We’re concluding our Early Music for Modern Instruments series with an October 24 online workshop with acclaimed pianist, fortepianist, and composer Eric Zivian. To learn more about the secrets of the fortepiano—the predecessor of the modern piano—we reached Eric at the Berkeley home he shares with his professional and life partner, the cellist Tanya Tomkins; and three pianos of different vintages.
What is your musical background? Who were your teachers?
I grew up in Toronto in a family that loved classical music but wasn’t especially “musical,” although a cousin of mine plays piano in the contemporary ensemble Eighth Blackbird. When I was 4, my mother decided she wanted to study piano again, and she took me along to her lessons. I was an early book-reader, and I loved reading music as well—I wanted to sight-read lots of music right away. My first teachers were from the neighborhood—good but not outstanding—but when I was 11 I got a teacher from Latvia who was a great musician and who became a big influence. She got me to take it seriously. I attended Toronto’s Royal Conservatory of Music’s after-school program, and later studied at the Curtis School of Music, the Juilliard School, and the Yale School of Music.
What was your first experience with performing?
It was a recital for the teacher when I was about 11. I was lucky to hit a wrong note on the final chord. It was lucky because I noticed that everyone had liked the performance anyway! As a result, I don’t worry much about mistakes, and I don’t have stage fright.
What sparked your interest in early music and the fortepiano?
I’d always been frustrated with the articulation of the modern piano when I played early music. It seemed a bit soggy at times—too loud, too accented, not as crisp as I’d like. When I listened to Mozart’s Jupiter Symphony performed on period instruments I could hear the difference.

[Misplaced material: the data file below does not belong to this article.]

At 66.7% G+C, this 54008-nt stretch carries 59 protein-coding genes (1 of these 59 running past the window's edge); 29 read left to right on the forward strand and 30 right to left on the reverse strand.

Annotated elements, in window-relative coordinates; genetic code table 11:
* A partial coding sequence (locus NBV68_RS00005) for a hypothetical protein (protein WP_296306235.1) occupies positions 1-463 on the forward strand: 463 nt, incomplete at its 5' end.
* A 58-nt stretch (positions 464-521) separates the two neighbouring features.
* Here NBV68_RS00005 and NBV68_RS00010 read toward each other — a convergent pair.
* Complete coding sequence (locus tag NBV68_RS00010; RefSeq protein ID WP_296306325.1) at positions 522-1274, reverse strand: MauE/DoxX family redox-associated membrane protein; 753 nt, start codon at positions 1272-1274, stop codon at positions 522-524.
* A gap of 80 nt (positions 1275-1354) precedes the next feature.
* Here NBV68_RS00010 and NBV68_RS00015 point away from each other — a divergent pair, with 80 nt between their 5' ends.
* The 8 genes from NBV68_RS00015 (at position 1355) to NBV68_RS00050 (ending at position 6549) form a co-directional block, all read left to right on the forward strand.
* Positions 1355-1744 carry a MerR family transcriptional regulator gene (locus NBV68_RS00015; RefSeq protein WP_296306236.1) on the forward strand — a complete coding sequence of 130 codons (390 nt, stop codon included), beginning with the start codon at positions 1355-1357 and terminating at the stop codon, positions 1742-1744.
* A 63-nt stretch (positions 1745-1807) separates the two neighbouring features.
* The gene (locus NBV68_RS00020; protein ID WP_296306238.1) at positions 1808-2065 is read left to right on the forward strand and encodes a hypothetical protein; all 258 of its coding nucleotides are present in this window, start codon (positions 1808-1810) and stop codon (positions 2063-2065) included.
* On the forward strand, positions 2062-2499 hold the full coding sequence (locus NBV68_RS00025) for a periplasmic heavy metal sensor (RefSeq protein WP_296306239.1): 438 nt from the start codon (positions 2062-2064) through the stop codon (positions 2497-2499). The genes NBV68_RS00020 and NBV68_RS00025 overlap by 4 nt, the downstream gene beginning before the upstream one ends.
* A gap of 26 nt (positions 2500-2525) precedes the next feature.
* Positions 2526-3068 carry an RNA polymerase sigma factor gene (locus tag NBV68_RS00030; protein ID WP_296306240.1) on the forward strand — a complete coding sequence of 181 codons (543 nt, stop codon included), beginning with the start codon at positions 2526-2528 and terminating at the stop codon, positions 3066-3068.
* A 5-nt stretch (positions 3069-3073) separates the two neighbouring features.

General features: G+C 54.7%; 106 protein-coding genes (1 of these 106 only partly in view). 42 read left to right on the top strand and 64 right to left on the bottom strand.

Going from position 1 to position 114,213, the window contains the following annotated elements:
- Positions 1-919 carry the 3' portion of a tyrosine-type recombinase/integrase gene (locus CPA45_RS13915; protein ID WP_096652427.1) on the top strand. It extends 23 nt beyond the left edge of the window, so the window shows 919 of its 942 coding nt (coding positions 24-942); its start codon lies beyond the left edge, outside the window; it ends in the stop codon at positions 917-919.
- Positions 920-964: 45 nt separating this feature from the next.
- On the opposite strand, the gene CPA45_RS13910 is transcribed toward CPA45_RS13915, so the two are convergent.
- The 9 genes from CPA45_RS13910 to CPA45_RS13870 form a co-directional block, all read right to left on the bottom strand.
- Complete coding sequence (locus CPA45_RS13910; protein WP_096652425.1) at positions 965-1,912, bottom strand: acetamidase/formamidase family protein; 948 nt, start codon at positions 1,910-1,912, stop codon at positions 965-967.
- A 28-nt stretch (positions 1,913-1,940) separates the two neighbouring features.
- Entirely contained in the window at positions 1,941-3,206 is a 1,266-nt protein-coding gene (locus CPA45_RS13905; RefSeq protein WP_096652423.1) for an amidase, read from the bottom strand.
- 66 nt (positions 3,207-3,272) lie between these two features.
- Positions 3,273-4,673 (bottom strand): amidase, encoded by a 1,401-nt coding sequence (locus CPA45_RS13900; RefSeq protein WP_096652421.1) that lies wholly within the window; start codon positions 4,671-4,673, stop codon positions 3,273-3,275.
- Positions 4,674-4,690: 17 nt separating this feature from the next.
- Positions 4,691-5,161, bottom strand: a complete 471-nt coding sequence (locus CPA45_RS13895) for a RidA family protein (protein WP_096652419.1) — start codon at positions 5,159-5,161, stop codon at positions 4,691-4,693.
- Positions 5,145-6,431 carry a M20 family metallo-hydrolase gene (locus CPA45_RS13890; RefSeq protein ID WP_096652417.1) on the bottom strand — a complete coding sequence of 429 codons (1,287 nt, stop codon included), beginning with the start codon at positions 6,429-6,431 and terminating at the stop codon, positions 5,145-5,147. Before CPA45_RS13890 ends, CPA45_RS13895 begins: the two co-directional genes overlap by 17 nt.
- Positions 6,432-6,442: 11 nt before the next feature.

About 20 years ago—I was already over 30—my partner, Tanya, got access to an 1841 Viennese fortepiano through a restorer in Holland. That was when I was finally able to start playing a period instrument of my own. That 1841 instrument is one of three we now have. The others are a modern Steinway grand and a copy of a 1795 fortepiano that’s the size of a harpsichord.
Why does a fortepiano sound different from a modern piano?
Modern pianos have a metal frame, which allows their strings to be strung more tightly. Also, in the mid-19th century, piano makers found they could save space by crossing the bass and treble strings. It was a clever solution, but something was lost in the quality of the sound. On an older instrument, the bass feels very deep and resonant, and the top register is quieter and decays more quickly.
My 1795 instrument has knee pedals. Foot pedals were introduced around 1800. You might think it would be hard for a modern pianist to adjust to knee pedals, but I found it pretty easy.
You perform early music, but you also perform the works of more recent composers such as Ravel and Debussy. And you compose contemporary music. How do old and new complement each other?
When you play early music on period instruments it actually sounds and feels new—you get a sense of how it felt when those instruments were cutting edge. It feels like you’re doing something new and exciting.
For workshop participants who play modern instruments, I recommend listening to early music on period instruments—really hearing the sound. Then go back to your modern instrument and do things differently. Don’t overuse the pedal. Don’t overlook the bass and middle voices. Concentrate not just on the melody but on the clarity and texture of the music you’re playing.
What has changed in your musical life since the pandemic?
Tanya and I had been producing the Valley of the Moon Music Festival in Sonoma every July since 2015, presenting Classical, Romantic, and post-Romantic chamber music on period instruments. Of course that didn’t happen this year, but we’re doing a lot of online presentations. In honor of Beethoven’s 250th birthday this year, I’ve been learning and performing all of the Beethoven sonatas on fortepiano and uploading one each week. I’d hoped to finish by the end of the year, but I had a bit of a setback at the end of July: I had a bike accident and landed on several body parts, including my knuckles. I couldn’t play for a couple of weeks. I’m now seeing a new physical therapist, and I’ve been cleared to play, although I have to avoid overdoing it or my hand swells up.